The allegations were nothing short of devastating: at the risk of the lives of American and allied troops, and in the face of compelling contrary evidence, responsible, high-ranking U.S. intelligence officers had knowingly and systematically understated enemy force levels. The idea was to preserve the impression back home that the war was being won.
A four-star general had played along. He had just given the president, Congress and the American public an upbeat progress report. The president had gambled his credibility on it. The general couldn't bring himself to entertain, let alone offer, second thoughts.
And so his trusted subordinates, by their own admission, resorted to "falsification of facts" and "dishonorable" conduct in their rigging of itelligence estimates. Life and death issues-- estimates of enemy strength--were "negotiated" between rival intelligence bureaucracies for the sake of appearances.
This sorry record was laid bare in a recent CBS documentary, "The Uncounted Enemy: A Vietnam Deception." Perhaps it escaped your notice. Or maybe you were put off by the high- pitched prosecutorial tone, the trick-and-fancy camera work zooming in tight on only enough of the face of the four-star general, William C. Westmoreland, to show a tense licking of lips. Quite possibly you heard only about Westmoreland's response. In a press conference three days later, the former U.S. military commander in Vietnam called the whole thing a "preposterous hoax" and accused its perpetrators of "premeditated malice." The row quickly degenerated into vituperation and squalid dispute over technicalities--and sank from sight. It was, said the former U.S. Ambassador to Saigon, Ellsworth Bunker, "just like the old days": one more acrimonious clash between press (scandal- seeking) and government (covering up).
And that, alas, is the point. CBS set out to demonstrate a "conscious effort, indeed a conspiracy, at the highest levels of American intelligence, to suppress and alter critical intelligence (reports)"--and pretty well succeeded. But the net effect was to demonstrate, yet one more time, that apart from a relative handful of those directly involved, nobody much cares.
That strikes me as a telling commentary on the American psyche, if that's the word. Whatever's at work here, denial or withdrawal or guilt, it's evident that almost nobody--not yesterday's leaders, not today's, and still less the American public--is yet ready to confront "the only war we ever lost" in a civil and instructive search for the reasons why.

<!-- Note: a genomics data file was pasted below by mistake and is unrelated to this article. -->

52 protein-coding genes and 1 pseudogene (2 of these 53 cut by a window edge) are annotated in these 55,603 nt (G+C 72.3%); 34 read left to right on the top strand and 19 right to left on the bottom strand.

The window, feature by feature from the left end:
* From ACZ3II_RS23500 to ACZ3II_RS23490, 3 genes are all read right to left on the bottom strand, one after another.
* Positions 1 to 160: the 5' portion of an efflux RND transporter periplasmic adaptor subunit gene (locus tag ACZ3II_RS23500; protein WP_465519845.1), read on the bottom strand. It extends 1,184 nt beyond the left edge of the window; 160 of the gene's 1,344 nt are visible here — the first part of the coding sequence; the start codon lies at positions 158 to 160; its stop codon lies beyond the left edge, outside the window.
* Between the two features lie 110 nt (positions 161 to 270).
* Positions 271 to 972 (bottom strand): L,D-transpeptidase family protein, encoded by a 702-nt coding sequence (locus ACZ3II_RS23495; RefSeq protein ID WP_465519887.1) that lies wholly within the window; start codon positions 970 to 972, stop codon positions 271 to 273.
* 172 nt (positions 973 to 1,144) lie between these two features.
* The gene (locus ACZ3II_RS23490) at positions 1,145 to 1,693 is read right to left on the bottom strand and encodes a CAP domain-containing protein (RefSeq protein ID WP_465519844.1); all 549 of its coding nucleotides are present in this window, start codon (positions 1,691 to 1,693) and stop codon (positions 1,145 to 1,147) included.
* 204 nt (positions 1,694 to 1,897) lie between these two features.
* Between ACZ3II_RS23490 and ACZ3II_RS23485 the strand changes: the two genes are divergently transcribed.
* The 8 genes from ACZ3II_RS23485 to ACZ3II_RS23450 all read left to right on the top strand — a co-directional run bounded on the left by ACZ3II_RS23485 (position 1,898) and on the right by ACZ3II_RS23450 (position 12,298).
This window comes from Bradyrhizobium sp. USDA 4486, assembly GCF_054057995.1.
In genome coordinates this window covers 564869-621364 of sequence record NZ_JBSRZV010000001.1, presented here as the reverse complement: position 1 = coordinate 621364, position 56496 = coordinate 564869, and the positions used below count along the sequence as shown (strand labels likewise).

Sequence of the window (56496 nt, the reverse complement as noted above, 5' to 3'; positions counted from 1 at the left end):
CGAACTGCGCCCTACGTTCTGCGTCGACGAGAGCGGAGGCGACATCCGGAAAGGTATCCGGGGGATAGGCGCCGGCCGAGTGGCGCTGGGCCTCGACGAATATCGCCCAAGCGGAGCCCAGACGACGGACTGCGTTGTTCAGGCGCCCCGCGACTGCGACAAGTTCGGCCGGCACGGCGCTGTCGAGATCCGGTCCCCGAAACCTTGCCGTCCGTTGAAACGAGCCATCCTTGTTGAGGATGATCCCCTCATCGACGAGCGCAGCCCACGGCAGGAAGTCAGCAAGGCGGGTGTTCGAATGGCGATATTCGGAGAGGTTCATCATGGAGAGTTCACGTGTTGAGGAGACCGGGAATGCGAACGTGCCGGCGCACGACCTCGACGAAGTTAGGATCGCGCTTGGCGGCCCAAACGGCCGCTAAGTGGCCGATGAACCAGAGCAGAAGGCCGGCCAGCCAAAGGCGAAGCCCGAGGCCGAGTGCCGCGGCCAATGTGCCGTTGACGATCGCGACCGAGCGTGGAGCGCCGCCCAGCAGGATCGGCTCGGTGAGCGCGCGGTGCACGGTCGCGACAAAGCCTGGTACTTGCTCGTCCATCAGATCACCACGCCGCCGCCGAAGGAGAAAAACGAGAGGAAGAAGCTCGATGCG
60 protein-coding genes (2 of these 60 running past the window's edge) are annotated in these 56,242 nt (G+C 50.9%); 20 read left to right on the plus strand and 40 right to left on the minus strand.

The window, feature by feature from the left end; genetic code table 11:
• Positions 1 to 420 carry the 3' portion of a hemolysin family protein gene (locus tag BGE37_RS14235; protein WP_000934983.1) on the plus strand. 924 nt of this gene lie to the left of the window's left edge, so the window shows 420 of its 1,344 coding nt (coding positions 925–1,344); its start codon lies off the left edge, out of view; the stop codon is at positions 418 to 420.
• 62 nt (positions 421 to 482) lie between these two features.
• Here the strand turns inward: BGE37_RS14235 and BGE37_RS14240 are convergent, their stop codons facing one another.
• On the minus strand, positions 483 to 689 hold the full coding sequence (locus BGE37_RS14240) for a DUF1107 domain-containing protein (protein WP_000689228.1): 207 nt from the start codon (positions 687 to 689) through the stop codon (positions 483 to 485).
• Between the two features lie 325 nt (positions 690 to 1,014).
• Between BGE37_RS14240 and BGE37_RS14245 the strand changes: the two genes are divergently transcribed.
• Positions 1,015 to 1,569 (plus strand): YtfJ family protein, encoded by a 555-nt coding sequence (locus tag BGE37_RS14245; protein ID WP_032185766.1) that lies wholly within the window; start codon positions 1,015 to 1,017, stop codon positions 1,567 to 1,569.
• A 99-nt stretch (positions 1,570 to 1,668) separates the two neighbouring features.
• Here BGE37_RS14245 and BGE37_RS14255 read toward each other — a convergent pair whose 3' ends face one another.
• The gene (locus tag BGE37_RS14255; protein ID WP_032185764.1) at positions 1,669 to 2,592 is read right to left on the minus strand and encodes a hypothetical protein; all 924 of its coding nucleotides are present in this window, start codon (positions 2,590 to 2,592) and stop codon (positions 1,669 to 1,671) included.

A "conspiracy" to cook intelligence estimates tells you something about the reliability of intelligence, not just then but now. And that's an interesting question, as we watch the Reagan administration shoving more chips into El Salvador while officials confess to very little certain knowledge about what's going on.
But the consequences of the "conspiracy," as compellingly argued in the CBS documentary, take you far beyond the ethics of juggling enemy troop numbers or the dependability of intelligence reports to questions having to do with institutional traditions and practices; to the workings of the military "honor, duty, country" code; to the interplay of strategy and politics; to the forces confounding crisis management in a free society.
CBS amply documented the cause-and-effect relationship between gross understatements of enemy strength and infiltration rates in 1967 and the heavy initial losses by American and South Vietnamese in the face of the country- wide Tet offensive in January 1968. But nothing of the dimension of Tet could be reconciled with the government's earlier progress reports. It was the beginning of the unraveling of Lyndon Johnson's control of events.
By March, his committee of "wise men," armed with the no-longer-suppressible evidence, reversed its judgment of five months earlier, and told Johnson the war was no longer winnable.
Surely there must be some lessons in all this for today's crisis managers--something to be learned from the tactics, strategy, policy and politics, as well as the intelligence-assessment process that contributed to one of this country's longest and grimmest learning experiences.